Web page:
The Balkans are known for their tasty ajvar, but not for organic agriculture. The Viennese social startup BioBalkan, founded in 2018, helps farmers in the poorest region in Europe to switch their agriculture to organic and brings organic Balkan delicacies to Austria.
Ensuring quality and organic standards of the EU on a farm is a real challenge, says founder and managing director, Hans-Jörg Hummer, on trending topics. The conversion will take about two to three years. For the farmers, this means less income, more work and a lot of bureaucracy.
The whole family often works at the farm fighting “for their bare survival”, explains Hummer, who has 15 years of experience in development policy in the region. BioBalkan accompanies courageous farmers and organizes and finances the initial effort. Organic farming should provide people in the Balkans with a better income and a healthier life in the long term. The distribution by BioBalkan guarantees them a certain decrease of their products.
At the beginning of 2019, the first handmade products from Serbia arrived on the Austrian market. The trading company is certified by Austria Bio Garantie, certified organic. All products are designated according to EU Organic Regulations.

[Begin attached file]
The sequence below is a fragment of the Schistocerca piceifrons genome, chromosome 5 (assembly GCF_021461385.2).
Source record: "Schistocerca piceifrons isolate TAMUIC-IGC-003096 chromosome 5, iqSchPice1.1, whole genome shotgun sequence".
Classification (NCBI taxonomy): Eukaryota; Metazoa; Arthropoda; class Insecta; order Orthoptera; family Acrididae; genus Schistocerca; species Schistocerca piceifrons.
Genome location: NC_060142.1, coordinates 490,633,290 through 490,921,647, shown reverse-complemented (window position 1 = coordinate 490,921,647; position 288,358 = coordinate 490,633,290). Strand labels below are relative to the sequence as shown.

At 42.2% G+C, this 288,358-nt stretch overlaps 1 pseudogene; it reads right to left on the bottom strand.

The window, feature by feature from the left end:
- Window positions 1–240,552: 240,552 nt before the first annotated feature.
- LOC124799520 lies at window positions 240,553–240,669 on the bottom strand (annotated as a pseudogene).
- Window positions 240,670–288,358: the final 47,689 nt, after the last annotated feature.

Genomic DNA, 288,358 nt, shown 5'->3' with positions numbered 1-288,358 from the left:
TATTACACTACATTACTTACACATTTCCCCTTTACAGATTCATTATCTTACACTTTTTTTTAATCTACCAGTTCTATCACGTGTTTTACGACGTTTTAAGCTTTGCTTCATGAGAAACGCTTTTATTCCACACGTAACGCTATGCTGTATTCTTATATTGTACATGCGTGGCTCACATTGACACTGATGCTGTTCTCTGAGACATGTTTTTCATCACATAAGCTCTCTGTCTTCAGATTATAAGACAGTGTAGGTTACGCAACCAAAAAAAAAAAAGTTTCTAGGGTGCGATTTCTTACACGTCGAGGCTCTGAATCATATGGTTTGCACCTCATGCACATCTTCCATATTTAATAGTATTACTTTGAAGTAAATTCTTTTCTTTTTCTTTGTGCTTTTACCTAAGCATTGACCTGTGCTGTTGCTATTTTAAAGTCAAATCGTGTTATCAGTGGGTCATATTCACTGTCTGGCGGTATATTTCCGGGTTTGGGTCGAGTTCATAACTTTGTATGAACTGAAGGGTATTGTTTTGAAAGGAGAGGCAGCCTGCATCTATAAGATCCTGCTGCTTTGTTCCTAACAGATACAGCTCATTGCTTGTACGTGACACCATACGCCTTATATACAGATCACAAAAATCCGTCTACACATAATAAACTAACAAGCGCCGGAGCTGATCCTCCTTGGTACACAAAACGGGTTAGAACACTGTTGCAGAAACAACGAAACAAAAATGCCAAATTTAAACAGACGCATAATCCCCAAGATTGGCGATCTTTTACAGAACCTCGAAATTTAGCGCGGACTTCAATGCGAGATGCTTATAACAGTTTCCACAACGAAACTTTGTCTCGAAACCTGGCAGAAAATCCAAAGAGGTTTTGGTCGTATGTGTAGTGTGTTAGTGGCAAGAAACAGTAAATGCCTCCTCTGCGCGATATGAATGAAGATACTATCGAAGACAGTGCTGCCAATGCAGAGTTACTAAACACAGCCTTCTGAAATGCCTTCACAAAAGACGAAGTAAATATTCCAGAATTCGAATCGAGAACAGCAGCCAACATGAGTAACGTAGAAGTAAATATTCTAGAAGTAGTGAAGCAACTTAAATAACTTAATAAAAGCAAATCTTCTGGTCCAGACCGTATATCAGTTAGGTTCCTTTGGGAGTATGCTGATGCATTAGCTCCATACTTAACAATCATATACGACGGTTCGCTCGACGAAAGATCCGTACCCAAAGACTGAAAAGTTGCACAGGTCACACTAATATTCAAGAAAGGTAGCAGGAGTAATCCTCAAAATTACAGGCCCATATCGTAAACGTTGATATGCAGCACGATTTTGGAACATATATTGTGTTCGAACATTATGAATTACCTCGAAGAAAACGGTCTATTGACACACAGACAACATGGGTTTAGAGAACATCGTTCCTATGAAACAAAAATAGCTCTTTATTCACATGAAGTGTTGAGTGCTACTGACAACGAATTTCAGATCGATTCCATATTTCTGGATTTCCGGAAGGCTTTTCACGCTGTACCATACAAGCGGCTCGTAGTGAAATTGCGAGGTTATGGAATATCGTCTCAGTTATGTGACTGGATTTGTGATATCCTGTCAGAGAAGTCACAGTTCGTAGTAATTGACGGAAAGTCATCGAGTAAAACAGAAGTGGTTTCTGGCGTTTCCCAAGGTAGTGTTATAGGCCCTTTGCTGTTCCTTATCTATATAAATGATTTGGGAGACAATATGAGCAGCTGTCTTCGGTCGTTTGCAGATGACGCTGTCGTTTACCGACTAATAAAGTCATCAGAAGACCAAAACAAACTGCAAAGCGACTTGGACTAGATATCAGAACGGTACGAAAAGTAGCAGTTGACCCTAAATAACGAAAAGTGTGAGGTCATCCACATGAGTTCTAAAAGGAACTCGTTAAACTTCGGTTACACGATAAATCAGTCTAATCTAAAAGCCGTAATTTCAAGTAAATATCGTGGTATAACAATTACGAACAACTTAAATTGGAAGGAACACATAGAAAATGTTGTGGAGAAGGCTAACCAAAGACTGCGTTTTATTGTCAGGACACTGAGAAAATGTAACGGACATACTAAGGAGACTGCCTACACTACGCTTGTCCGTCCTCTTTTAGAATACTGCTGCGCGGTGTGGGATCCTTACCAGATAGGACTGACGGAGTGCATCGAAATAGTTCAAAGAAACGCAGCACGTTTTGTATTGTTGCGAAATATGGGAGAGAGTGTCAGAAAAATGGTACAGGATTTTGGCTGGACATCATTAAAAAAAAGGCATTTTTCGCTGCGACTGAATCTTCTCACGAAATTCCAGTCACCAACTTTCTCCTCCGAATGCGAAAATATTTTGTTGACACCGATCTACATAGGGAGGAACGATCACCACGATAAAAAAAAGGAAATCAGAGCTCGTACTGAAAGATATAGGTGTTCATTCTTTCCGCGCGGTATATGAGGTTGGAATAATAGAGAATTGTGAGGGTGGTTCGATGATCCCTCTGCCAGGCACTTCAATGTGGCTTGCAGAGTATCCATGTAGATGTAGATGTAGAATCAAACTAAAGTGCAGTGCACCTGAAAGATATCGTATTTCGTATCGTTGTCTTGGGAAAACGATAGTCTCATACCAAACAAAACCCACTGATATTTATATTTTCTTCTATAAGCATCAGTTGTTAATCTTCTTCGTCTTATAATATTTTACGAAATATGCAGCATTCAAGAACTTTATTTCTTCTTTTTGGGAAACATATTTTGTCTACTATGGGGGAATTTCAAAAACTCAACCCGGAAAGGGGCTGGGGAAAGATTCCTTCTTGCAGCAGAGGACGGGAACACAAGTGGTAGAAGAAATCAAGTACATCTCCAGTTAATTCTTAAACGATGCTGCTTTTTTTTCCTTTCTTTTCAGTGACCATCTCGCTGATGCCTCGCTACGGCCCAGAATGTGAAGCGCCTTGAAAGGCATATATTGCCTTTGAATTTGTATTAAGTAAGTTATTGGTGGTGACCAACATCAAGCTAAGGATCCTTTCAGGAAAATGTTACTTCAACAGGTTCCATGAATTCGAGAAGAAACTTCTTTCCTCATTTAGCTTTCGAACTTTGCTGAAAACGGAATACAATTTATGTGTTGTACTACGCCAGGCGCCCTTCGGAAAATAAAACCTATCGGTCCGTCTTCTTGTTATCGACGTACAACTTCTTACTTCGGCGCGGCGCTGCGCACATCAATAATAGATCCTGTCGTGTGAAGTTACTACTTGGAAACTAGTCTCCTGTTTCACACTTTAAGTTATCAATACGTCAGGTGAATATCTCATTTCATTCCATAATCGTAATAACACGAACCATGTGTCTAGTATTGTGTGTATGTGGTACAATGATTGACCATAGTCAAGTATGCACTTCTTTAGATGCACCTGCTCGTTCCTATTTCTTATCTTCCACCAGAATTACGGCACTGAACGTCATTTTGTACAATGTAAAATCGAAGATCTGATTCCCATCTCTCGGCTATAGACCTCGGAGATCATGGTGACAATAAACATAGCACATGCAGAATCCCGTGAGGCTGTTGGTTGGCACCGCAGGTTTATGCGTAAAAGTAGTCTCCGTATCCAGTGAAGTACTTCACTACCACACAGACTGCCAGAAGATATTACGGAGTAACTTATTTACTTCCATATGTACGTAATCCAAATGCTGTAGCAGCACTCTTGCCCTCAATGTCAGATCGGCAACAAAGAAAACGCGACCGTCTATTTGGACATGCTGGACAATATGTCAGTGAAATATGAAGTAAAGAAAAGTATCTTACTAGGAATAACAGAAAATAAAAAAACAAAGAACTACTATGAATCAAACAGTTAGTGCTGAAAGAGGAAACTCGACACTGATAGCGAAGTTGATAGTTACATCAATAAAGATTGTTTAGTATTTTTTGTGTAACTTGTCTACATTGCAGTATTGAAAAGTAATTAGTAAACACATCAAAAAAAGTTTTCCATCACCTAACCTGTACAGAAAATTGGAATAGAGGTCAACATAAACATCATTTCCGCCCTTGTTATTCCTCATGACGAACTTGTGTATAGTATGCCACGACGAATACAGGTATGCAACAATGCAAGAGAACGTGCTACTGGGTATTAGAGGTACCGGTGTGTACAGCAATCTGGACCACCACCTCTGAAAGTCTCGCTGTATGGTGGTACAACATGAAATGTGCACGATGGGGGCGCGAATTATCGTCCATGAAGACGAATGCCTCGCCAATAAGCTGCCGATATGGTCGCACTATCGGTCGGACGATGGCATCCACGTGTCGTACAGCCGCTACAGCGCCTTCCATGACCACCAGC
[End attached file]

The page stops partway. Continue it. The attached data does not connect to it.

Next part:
Partners are Social Businesses
Food startup is not just about environmental sustainability, it also has a very high social development aspirations. With Radanska Ruža BioBalkan works together with a company in the Serbian Lebane, which exclusively hires women. BioBalkan seeks out social enterprises in the region as partners who provide jobs to single mothers, the long-term unemployed, people with disabilities or minorities. At the moment talks are being held with manufacturers in Macedonia and Bosnia.
On Wednesday evening BioBalkan celebrated its online shop, which went online two weeks ago. There are Malidano, Ajvar and Pindur glasses in a six-pack for 35, – Euro available. From autumn, additional products will be added, which are currently still in the test phase. In addition, the delicatessen is distributed in health food stores such as Landkind in Vienna. In Lower Austria and Upper Austria, four shops of Nets.Werk, a shopping community that buys directly from farmers and producers, offer BioBalkan products.
“Customers are demanding connoisseurs”
The distribution network should continue to grow. “We are looking for small organic shops.” A supermarket or discounter is initially out of the question for Hummer. “Our customers are discerning connoisseurs and we reach them in organic shops,” Hummer is convinced.
In addition to two private individuals, the Caritas service has a 24.9 percent stake, which also launched the hotel magdas. The hotel, where former refugees and hotel professionals work together, sells organic drinks at the reception. BioBalkan has mainly financed itself by private means. At first, subsidies were used by the Austrian Development Agency and the Business Agency for Social Entrepreneurship.